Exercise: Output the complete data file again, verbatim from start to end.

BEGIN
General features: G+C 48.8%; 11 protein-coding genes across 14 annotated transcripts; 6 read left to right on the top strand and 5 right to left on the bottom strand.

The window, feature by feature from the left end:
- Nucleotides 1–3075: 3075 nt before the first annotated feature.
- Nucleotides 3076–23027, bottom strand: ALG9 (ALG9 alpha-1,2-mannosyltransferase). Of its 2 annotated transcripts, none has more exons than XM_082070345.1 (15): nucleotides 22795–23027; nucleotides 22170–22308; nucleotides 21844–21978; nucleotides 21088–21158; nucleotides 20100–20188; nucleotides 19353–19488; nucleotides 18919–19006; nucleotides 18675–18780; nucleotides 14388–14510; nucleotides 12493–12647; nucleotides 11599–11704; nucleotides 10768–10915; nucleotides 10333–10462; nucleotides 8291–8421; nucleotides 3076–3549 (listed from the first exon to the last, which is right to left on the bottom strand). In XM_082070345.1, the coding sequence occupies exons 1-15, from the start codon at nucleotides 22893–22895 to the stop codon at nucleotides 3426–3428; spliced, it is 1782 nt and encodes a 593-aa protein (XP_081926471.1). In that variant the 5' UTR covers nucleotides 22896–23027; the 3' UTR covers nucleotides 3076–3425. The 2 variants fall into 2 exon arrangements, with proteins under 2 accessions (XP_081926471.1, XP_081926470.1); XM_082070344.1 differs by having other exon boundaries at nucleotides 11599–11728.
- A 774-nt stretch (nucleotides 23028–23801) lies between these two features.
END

General features: G+C 48.8%; 11 protein-coding genes across 14 annotated transcripts; 6 read left to right on the top strand and 5 right to left on the bottom strand.

The window, feature by feature from the left end:
- Nucleotides 1–3075: 3075 nt before the first annotated feature.
- Nucleotides 3076–23027, bottom strand: ALG9 (ALG9 alpha-1,2-mannosyltransferase). Of its 2 annotated transcripts, none has more exons than XM_082070345.1 (15): nucleotides 22795–23027; nucleotides 22170–22308; nucleotides 21844–21978; nucleotides 21088–21158; nucleotides 20100–20188; nucleotides 19353–19488; nucleotides 18919–19006; nucleotides 18675–18780; nucleotides 14388–14510; nucleotides 12493–12647; nucleotides 11599–11704; nucleotides 10768–10915; nucleotides 10333–10462; nucleotides 8291–8421; nucleotides 3076–3549 (listed from the first exon to the last, which is right to left on the bottom strand). In XM_082070345.1, the coding sequence occupies exons 1-15, from the start codon at nucleotides 22893–22895 to the stop codon at nucleotides 3426–3428; spliced, it is 1782 nt and encodes a 593-aa protein (XP_081926471.1). In that variant the 5' UTR covers nucleotides 22896–23027; the 3' UTR covers nucleotides 3076–3425. The 2 variants fall into 2 exon arrangements, with proteins under 2 accessions (XP_081926471.1, XP_081926470.1); XM_082070344.1 differs by having other exon boundaries at nucleotides 11599–11728.
- A 774-nt stretch (nucleotides 23028–23801) lies between these two features.